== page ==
Picture yourself in the audience during a ceremony. What do you want? You want to see the faces of the participants. You want to see even the shortest Cub Scout. You want to hear every word or sound. Therefore, when you plan a ceremony, keep these points in mind:

  • Select ceremonies that fit the setting. For example: Will this ceremony be effective outdoors? In a small space? With fixed seating?
  • Set the stage. Get your audience in a receptive frame of mind with music, lights, or props.
  • Homemade costumes or other props enhance a ceremony and mean much to parents and boys who help make them.
  • Elevate the boy receiving an award so that he can easily be seen. Be sure all participants face the audience.
  • If possible, use a public-address system, or record parts in advance on a tape recorder. A successful ceremony must be seen and heard.
  • Pronounce words distinctly and correctly. Two words commonly mispronounced are Webelos (Wee-buh-lows) and Akela (Ah-kay-la).
  • Delegate. Give others responsibility -- and recognition -- for a successful ceremony.
  • Alternate responsibility among dens for opening, closing, or other ceremonies.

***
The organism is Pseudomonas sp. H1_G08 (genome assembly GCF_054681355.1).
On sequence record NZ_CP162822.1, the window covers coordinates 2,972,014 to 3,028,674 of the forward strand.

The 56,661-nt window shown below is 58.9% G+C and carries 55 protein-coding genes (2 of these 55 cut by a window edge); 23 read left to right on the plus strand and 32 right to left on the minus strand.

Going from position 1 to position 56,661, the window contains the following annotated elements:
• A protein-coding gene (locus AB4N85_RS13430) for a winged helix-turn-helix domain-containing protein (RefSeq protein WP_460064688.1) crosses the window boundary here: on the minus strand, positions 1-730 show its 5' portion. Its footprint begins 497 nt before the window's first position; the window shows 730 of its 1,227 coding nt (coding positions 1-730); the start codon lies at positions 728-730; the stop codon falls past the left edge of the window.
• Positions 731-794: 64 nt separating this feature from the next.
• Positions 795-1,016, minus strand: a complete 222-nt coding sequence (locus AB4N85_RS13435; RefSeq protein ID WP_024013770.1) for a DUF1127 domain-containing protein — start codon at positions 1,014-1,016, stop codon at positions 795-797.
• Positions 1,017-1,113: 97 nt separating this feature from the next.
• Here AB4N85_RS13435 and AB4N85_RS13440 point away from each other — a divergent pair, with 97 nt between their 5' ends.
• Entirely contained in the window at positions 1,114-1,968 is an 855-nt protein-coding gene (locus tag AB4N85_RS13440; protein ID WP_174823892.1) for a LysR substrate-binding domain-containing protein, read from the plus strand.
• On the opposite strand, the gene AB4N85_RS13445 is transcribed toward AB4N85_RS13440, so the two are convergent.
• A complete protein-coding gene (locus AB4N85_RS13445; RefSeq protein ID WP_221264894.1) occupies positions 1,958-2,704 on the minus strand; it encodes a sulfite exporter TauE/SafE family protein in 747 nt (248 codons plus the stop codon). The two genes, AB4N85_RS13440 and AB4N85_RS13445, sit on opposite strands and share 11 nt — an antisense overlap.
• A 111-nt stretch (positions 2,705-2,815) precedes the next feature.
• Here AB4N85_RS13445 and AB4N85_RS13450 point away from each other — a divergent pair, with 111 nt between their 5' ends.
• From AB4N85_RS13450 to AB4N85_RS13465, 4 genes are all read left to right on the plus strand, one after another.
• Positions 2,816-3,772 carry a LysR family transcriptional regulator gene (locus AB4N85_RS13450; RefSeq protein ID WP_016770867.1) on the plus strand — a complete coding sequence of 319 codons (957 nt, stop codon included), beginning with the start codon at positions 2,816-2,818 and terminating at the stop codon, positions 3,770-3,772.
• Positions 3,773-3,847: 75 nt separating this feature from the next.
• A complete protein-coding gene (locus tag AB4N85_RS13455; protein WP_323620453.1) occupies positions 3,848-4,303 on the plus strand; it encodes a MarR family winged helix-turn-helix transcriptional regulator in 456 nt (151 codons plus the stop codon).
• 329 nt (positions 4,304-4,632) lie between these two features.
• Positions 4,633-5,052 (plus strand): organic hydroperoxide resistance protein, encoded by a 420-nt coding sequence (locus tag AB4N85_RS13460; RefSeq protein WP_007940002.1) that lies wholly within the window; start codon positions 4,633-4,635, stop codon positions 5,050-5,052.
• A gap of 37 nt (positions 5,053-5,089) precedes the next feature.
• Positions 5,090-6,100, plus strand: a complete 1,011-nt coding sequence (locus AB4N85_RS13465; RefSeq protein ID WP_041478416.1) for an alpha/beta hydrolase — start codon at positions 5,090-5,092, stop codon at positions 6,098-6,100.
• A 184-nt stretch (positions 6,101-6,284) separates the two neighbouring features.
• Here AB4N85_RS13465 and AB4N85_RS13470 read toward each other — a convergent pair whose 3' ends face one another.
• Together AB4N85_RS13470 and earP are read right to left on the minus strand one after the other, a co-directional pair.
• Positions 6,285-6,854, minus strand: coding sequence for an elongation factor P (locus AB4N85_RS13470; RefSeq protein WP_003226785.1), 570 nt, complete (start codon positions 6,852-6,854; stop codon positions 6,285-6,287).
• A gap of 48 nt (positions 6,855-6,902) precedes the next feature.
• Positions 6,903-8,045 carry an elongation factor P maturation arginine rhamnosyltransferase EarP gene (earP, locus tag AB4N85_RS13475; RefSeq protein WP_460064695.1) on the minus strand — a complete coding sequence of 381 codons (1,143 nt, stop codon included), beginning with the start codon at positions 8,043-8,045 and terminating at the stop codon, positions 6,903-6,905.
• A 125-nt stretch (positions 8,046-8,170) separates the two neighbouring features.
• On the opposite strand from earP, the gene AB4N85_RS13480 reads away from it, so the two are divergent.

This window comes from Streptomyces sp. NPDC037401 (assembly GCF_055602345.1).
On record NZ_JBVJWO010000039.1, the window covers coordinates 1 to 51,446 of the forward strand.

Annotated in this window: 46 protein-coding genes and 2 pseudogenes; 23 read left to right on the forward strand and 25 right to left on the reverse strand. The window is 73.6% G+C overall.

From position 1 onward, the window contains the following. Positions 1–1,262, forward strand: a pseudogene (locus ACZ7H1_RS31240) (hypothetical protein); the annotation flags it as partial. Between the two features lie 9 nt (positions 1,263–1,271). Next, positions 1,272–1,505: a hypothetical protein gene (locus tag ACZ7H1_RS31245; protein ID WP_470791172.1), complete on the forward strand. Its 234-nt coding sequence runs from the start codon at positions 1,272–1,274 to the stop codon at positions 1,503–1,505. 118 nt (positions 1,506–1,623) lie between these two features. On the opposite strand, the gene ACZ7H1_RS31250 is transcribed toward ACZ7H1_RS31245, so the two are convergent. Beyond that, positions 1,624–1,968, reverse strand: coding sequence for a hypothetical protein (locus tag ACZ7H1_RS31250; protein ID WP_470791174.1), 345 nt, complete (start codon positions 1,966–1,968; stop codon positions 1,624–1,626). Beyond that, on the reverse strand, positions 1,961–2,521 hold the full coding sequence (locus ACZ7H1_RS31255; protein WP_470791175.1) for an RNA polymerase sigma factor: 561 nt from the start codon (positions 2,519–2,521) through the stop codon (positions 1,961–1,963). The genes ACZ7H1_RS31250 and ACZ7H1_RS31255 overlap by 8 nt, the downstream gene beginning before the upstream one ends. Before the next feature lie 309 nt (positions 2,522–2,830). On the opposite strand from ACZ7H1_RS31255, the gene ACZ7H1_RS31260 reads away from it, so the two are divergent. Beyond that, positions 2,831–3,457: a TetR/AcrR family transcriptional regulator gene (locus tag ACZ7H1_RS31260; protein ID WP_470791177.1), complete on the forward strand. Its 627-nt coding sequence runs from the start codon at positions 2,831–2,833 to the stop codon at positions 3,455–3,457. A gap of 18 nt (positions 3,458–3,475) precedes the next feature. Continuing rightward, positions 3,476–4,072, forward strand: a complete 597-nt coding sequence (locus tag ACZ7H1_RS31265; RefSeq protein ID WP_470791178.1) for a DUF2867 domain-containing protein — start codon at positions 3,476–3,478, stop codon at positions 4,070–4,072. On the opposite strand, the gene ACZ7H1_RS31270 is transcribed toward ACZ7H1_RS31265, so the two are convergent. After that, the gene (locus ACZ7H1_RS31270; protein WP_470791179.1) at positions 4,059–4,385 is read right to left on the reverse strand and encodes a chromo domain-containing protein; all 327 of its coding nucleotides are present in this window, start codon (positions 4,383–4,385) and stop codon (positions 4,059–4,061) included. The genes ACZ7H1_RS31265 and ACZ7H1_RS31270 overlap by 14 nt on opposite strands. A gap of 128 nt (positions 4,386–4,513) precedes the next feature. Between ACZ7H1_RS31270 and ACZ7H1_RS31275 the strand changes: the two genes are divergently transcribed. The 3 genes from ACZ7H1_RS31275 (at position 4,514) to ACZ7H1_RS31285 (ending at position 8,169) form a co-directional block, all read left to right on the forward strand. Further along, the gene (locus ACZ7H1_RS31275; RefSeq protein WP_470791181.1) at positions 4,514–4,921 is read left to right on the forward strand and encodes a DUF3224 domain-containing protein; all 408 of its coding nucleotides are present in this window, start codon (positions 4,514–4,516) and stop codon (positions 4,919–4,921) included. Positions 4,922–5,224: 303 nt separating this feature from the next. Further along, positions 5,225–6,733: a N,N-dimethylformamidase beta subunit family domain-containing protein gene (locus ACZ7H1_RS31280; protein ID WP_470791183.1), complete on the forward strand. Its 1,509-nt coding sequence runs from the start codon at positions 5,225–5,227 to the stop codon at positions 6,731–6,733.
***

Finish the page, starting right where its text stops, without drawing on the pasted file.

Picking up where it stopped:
• Each person should have a script or otherwise know exactly what is expected of him or her. Have extra copies for pinch hitters.
  • Use boy-parent-audience participation. If rehearsal isn't necessary, have as many audience members as possible participate in the ceremony.
  • Give everyone clear instructions -- including the audience when they participate, as in some flag ceremonies. Make everyone comfortable. Give them the feeling that they belong and are part of the action.
  • Use a Cub Scout emblem, a flag, an electric campfire, or other prop as a focal point.
  • Have the awards readily available, and in proper order, to enable the leader to present them quickly and without confusion.
  • Discuss with the boys beforehand the behavior expected of them during the ceremony -- there will be no horseplay or other action that would detract from its dignity.

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